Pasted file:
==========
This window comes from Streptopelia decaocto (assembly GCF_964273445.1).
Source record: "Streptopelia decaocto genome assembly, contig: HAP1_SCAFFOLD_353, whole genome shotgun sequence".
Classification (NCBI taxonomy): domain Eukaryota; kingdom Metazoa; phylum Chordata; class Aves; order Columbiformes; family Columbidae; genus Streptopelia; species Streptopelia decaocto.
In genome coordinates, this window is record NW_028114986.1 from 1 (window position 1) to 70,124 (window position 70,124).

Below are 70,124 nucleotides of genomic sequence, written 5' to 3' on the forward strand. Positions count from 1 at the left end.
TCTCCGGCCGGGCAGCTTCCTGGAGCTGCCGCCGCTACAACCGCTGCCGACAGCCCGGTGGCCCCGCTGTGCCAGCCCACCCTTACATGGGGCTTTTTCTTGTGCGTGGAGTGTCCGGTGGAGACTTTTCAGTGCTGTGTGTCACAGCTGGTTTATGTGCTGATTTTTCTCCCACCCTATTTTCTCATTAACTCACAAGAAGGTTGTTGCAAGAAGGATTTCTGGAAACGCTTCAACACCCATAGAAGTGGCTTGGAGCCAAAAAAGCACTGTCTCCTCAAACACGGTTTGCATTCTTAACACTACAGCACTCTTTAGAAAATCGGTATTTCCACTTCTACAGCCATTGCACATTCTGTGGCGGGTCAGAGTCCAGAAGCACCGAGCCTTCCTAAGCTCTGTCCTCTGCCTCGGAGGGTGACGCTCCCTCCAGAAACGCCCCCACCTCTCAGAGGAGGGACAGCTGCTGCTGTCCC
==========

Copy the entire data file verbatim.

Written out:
This window comes from Streptopelia decaocto (assembly GCF_964273445.1).
Source record: "Streptopelia decaocto genome assembly, contig: HAP1_SCAFFOLD_353, whole genome shotgun sequence".
Classification (NCBI taxonomy): domain Eukaryota; kingdom Metazoa; phylum Chordata; class Aves; order Columbiformes; family Columbidae; genus Streptopelia; species Streptopelia decaocto.
In genome coordinates, this window is record NW_028114986.1 from 1 (window position 1) to 70,124 (window position 70,124).

Below are 70,124 nucleotides of genomic sequence, written 5' to 3' on the forward strand. Positions count from 1 at the left end.
TCTCCGGCCGGGCAGCTTCCTGGAGCTGCCGCCGCTACAACCGCTGCCGACAGCCCGGTGGCCCCGCTGTGCCAGCCCACCCTTACATGGGGCTTTTTCTTGTGCGTGGAGTGTCCGGTGGAGACTTTTCAGTGCTGTGTGTCACAGCTGGTTTATGTGCTGATTTTTCTCCCACCCTATTTTCTCATTAACTCACAAGAAGGTTGTTGCAAGAAGGATTTCTGGAAACGCTTCAACACCCATAGAAGTGGCTTGGAGCCAAAAAAGCACTGTCTCCTCAAACACGGTTTGCATTCTTAACACTACAGCACTCTTTAGAAAATCGGTATTTCCACTTCTACAGCCATTGCACATTCTGTGGCGGGTCAGAGTCCAGAAGCACCGAGCCTTCCTAAGCTCTGTCCTCTGCCTCGGAGGGTGACGCTCCCTCCAGAAACGCCCCCACCTCTCAGAGGAGGGACAGCTGCTGCTGTCCC